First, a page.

BAGHDAD — Welcomed at first after the U.S.-led invasion in 2003, most NGOs have run into scepticism and mistrust. Few remain to help.
Hundreds of local and foreign NGOs became active in Iraq since the U.S.-led invasion in 2003, after decades of restrictions under the regime of former dictator Saddam Hussein.
“The former Iraqi regime did not trust NGOs, and always thought them to be spies,” Muath A’raji of the National Societal Organisation, a human rights NGO based in Baghdad told IPS. “Iraqis used to think the regime was wrong, but now they have changed their minds because of the many false foreign NGOs that look more like contracting companies than humanitarian and human rights organisations.”
Iraqis expected NGOs to ease the agonies caused by both the U.S. occupation and corruption of the Iraqi government. But now most appear to believe that NGOs work for money and personal interests, if not for intelligence and missionary purposes.
Talk of NGOs now often inspires fear rather than hope. “I was terrified when I heard of French organisations smuggling children from Chad to sell in Europe,” says Um Yassen, whose six-year-old son was injured by a U.S. bomb in Fallujah. “I have applied for many NGOs to take him for treatment abroad. We do not know who to trust any more.”
But there is still the occasional NGO genuinely assisting Iraqis in need.
“Dozens of organisations took my niece’s medical reports and pictures; only one came back to take her for treatment abroad,” Anwer Abdul Hameed from Hit, just west of Baghdad, told IPS. “Our five-year-old Nora was shot in the head by an American sniper in 2005. Her father took her to many Iraqi hospitals. Doctors did their very best, but with the hospitals practically not working and medicines not available, Nora’s head remained broken until an organisation called No More Victims appeared and took her to Amman on way to America.”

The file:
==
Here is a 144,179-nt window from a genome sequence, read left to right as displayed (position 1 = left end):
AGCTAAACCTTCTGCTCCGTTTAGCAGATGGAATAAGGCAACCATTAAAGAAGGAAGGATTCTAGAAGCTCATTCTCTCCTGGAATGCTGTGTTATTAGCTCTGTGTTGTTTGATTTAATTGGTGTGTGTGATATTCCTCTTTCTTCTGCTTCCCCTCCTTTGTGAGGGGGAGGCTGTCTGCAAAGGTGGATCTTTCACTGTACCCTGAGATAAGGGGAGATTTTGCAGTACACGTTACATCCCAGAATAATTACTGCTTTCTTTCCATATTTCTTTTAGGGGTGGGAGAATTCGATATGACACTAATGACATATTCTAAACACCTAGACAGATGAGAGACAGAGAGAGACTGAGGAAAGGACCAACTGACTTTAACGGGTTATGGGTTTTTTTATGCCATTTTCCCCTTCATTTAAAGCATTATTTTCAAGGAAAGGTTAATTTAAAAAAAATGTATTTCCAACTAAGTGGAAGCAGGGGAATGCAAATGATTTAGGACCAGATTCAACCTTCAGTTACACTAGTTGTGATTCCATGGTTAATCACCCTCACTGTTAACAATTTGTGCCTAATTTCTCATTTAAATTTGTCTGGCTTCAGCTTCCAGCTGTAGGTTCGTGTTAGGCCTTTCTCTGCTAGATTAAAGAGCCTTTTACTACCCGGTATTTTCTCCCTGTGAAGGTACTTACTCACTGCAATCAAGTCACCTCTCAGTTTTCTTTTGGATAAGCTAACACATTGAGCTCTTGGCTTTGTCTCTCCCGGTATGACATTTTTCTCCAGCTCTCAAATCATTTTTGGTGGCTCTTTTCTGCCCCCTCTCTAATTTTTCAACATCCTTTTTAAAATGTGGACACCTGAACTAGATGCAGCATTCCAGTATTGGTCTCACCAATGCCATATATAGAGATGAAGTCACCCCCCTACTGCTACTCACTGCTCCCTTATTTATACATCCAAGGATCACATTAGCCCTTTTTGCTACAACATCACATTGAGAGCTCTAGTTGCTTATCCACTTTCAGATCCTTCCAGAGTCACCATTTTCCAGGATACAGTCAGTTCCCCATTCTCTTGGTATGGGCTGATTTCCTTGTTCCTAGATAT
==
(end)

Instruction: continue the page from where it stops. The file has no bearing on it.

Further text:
No More Victims is a Los Angeles based organisation that takes Iraqi children injured by occupation forces to the United States for treatment.
The hundreds of Iraqi NGOs spread all over the country seem to have lost credibility too, along with most foreign NGOs.
People in Fallujah, 69km west of Baghdad, told IPS that some associations that helped them during the 2004 sieges disappeared after some of their activists were detained by the U.S. military.
“The good men who served the city were either detained or forced to flee the country under threat of detention or even termination by secret police squads,” an Iraqi doctor in Fallujah, speaking on terms of anonymity, told IPS. “Most of the ones who are active now belong to parties in power or people who know nothing about organised work. The Iraqi Red Crescent, for example, is totally dominated by Iraqi Prime Minister (Nouri al) Maliki’s Da’wa Party.”
A member of the Iraqi Red Crescent IRC in Fallujah denied that the Da’wa Party controls the organisation, but refused to answer IPS questions about the way they work.
Danger is clearly an inhibiting factor as well. The NGO Coordination Committee in Iraq (NCCI), an independent initiative launched by a group of NGOs in Baghdad in April 2003, now comprises a network of about 80 international NGOs and 200 Iraqi NGOs.
The group does not provide a list of NGOs operating in Iraq because of “security concerns”, according to their website. “With the high risks taken by aid workers on the ground, at least 94 aid workers have been killed in Iraq since 2003 (updated on 27th of September 2007),” the group says.
NCCI adds: “Our data takes in consideration incidents reported to NCCI. As aid workers face the same difficulties as any civilians in Iraq, the figure could certainly be higher, particularly regarding local NGO staff.”
(*Ali, our correspondent in Baghdad, works in close collaboration with Dahr Jamail, our U.S.-based specialist writer on Iraq who travels extensively in the region.)